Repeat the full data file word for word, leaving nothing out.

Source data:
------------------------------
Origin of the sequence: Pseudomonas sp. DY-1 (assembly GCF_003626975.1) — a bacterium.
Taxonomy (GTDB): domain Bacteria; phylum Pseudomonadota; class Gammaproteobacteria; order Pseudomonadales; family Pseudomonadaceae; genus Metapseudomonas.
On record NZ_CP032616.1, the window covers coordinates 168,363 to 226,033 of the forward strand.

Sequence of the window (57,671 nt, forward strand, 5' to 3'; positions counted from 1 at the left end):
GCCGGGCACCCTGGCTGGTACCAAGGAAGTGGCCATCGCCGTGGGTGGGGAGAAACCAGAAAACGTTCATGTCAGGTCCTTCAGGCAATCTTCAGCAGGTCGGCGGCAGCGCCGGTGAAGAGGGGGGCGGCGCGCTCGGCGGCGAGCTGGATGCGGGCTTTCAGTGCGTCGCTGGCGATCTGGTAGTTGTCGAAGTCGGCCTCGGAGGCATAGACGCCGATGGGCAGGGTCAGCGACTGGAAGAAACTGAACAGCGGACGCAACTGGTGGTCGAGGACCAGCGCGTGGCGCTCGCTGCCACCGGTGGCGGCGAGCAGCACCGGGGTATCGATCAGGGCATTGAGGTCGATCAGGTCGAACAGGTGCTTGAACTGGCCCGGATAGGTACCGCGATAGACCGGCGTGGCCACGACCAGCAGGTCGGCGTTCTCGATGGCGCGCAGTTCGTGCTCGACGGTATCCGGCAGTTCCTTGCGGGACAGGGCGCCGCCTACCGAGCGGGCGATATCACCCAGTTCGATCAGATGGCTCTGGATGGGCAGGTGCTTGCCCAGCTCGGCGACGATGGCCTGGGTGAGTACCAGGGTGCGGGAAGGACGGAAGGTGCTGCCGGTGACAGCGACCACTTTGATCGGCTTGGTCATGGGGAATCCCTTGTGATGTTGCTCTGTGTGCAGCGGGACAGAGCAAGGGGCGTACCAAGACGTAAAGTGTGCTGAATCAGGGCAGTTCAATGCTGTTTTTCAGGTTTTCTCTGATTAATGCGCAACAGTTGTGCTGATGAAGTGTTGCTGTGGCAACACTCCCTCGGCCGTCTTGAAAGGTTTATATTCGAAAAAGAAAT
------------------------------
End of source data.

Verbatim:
Origin of the sequence: Pseudomonas sp. DY-1 (assembly GCF_003626975.1) — a bacterium.
Taxonomy (GTDB): domain Bacteria; phylum Pseudomonadota; class Gammaproteobacteria; order Pseudomonadales; family Pseudomonadaceae; genus Metapseudomonas.
On record NZ_CP032616.1, the window covers coordinates 168,363 to 226,033 of the forward strand.

Sequence of the window (57,671 nt, forward strand, 5' to 3'; positions counted from 1 at the left end):
GCCGGGCACCCTGGCTGGTACCAAGGAAGTGGCCATCGCCGTGGGTGGGGAGAAACCAGAAAACGTTCATGTCAGGTCCTTCAGGCAATCTTCAGCAGGTCGGCGGCAGCGCCGGTGAAGAGGGGGGCGGCGCGCTCGGCGGCGAGCTGGATGCGGGCTTTCAGTGCGTCGCTGGCGATCTGGTAGTTGTCGAAGTCGGCCTCGGAGGCATAGACGCCGATGGGCAGGGTCAGCGACTGGAAGAAACTGAACAGCGGACGCAACTGGTGGTCGAGGACCAGCGCGTGGCGCTCGCTGCCACCGGTGGCGGCGAGCAGCACCGGGGTATCGATCAGGGCATTGAGGTCGATCAGGTCGAACAGGTGCTTGAACTGGCCCGGATAGGTACCGCGATAGACCGGCGTGGCCACGACCAGCAGGTCGGCGTTCTCGATGGCGCGCAGTTCGTGCTCGACGGTATCCGGCAGTTCCTTGCGGGACAGGGCGCCGCCTACCGAGCGGGCGATATCACCCAGTTCGATCAGATGGCTCTGGATGGGCAGGTGCTTGCCCAGCTCGGCGACGATGGCCTGGGTGAGTACCAGGGTGCGGGAAGGACGGAAGGTGCTGCCGGTGACAGCGACCACTTTGATCGGCTTGGTCATGGGGAATCCCTTGTGATGTTGCTCTGTGTGCAGCGGGACAGAGCAAGGGGCGTACCAAGACGTAAAGTGTGCTGAATCAGGGCAGTTCAATGCTGTTTTTCAGGTTTTCTCTGATTAATGCGCAACAGTTGTGCTGATGAAGTGTTGCTGTGGCAACACTCCCTCGGCCGTCTTGAAAGGTTTATATTCGAAAAAGAAAT